In order to explain the Fibonacci system, lets take a brief look first at what the Fibonacci sequence is.

A Fibonacci progression is simply a row of numbers where every number is simply the sum of previous two, starting with 1:

1 1 2 3 5 8 13 ...

The Fibonacci roulette system is a score system: it calculates a score based on results of the games. The score indicates the situation on the betting table based on which you should take a betting decision. In many ways the Fibonacci roulette system is similar to cancellation systems and card counting techniques in Blackjack.

The initial score of the system is zero. As soon as the score reaches 1, the system is considered profitable and ends. With every lost game round, a number proportional to the bet amount is subtracted from the score; for every game round won, a number is added.

The salt of the system is that it prescribes to follow a betting pattern in a Fibonacci progression manner: that is, the next bet should be the sum of the last two bets. When the round wins, last two numbers are removed from the row (as their sum was the worth of previous bet).

The advantage of the Fibonacci system is that it stays relatively stable even in short runs, because losing streaks are easily compensated with one winning spin of the roulette wheel. It is way better than the dreaded Martingale system. One advanatage of this roulette strategy is that the Fibonacci system is also less threatened by the table limits because it tends to stay in saner bounds than Martingale in short runs; however, it's a very good idea to limit the length of a Fibonacci row to six-seven losses in a row.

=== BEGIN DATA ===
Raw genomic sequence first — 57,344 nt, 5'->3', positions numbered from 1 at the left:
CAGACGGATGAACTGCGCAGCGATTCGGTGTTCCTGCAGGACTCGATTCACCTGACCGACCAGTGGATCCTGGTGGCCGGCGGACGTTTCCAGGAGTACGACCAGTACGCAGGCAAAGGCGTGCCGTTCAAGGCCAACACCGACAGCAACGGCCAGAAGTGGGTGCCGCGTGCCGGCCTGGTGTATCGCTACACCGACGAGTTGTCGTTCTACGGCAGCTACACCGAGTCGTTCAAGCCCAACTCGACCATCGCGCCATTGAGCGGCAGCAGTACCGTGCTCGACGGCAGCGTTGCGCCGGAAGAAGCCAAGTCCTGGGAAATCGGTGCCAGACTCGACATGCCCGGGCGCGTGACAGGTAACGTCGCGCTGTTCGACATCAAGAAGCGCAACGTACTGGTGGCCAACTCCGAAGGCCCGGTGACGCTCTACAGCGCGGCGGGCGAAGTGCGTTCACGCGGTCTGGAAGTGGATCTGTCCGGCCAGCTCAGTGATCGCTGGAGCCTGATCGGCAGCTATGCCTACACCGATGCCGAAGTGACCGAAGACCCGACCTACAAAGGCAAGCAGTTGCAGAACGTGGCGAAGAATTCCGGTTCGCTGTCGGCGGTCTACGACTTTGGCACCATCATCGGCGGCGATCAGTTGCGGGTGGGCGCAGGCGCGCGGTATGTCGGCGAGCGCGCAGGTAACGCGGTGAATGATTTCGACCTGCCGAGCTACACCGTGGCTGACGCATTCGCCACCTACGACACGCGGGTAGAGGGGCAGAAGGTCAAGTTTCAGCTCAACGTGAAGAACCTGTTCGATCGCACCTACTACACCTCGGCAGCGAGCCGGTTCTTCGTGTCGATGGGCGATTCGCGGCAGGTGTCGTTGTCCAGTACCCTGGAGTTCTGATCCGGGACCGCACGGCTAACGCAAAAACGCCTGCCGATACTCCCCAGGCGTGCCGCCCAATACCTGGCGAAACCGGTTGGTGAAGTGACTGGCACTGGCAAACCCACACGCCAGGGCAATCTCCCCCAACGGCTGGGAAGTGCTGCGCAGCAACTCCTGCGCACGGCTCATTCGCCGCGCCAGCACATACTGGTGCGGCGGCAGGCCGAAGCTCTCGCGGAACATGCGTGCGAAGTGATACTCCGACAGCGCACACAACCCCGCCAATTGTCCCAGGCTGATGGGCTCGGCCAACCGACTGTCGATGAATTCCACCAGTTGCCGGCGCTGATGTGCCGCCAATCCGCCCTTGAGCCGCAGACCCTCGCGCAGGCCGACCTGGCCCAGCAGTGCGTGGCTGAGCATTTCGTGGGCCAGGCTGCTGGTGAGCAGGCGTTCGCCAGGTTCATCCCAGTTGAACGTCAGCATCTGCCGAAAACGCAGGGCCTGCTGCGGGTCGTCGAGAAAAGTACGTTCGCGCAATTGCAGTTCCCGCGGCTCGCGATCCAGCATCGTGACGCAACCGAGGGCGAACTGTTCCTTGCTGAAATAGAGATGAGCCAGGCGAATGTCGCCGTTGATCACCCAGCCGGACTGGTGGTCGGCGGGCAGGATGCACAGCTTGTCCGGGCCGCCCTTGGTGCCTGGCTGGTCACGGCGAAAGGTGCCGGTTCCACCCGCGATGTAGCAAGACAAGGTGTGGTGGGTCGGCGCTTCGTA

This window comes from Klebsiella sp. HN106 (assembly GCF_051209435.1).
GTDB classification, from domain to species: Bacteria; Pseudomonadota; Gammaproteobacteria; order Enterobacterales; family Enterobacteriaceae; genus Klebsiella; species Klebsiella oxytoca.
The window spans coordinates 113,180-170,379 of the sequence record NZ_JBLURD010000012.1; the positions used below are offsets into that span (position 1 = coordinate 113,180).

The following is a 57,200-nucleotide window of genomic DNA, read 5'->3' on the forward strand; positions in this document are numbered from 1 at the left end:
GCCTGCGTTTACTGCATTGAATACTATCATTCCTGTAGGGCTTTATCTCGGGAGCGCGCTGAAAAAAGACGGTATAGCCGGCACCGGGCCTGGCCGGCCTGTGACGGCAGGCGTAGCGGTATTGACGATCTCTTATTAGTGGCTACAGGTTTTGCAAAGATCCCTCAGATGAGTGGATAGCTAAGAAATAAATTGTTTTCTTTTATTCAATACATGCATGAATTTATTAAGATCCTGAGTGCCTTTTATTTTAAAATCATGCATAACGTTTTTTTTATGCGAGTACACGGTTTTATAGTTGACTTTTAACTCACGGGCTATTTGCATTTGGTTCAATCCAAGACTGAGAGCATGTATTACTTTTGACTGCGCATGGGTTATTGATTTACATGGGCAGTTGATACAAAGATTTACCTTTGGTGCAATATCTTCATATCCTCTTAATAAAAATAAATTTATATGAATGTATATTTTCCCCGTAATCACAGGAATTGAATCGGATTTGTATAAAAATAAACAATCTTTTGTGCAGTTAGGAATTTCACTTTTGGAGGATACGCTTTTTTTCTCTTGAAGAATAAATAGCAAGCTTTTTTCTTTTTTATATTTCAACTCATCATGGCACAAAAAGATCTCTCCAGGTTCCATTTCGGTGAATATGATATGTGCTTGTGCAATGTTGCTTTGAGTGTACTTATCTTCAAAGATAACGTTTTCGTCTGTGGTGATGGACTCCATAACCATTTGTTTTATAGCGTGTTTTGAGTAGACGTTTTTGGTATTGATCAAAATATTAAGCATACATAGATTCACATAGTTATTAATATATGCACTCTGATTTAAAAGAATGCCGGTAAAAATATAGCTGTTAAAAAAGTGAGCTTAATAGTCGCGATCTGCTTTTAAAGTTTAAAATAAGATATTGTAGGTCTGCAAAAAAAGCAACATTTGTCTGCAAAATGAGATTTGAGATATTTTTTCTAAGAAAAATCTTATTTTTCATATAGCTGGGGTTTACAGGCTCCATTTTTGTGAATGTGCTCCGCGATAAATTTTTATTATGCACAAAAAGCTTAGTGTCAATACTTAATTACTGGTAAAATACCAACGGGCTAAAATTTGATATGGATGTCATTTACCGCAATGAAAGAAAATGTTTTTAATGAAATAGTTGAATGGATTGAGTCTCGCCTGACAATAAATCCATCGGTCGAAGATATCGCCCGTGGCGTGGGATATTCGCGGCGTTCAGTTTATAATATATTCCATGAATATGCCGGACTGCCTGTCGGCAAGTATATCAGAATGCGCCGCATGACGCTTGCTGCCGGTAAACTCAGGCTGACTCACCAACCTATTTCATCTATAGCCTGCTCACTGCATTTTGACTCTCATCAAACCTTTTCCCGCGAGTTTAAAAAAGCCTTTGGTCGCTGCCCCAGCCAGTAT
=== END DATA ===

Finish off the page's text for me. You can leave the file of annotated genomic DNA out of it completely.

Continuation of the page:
It's pretty simple to calculate the odds of a losing streak on your particularly favourite type of bets and adjust the system limit so that it'd be optimal for you. We suggest you do it yourself as an exercise. See our odds guide for examples of doing just that.!

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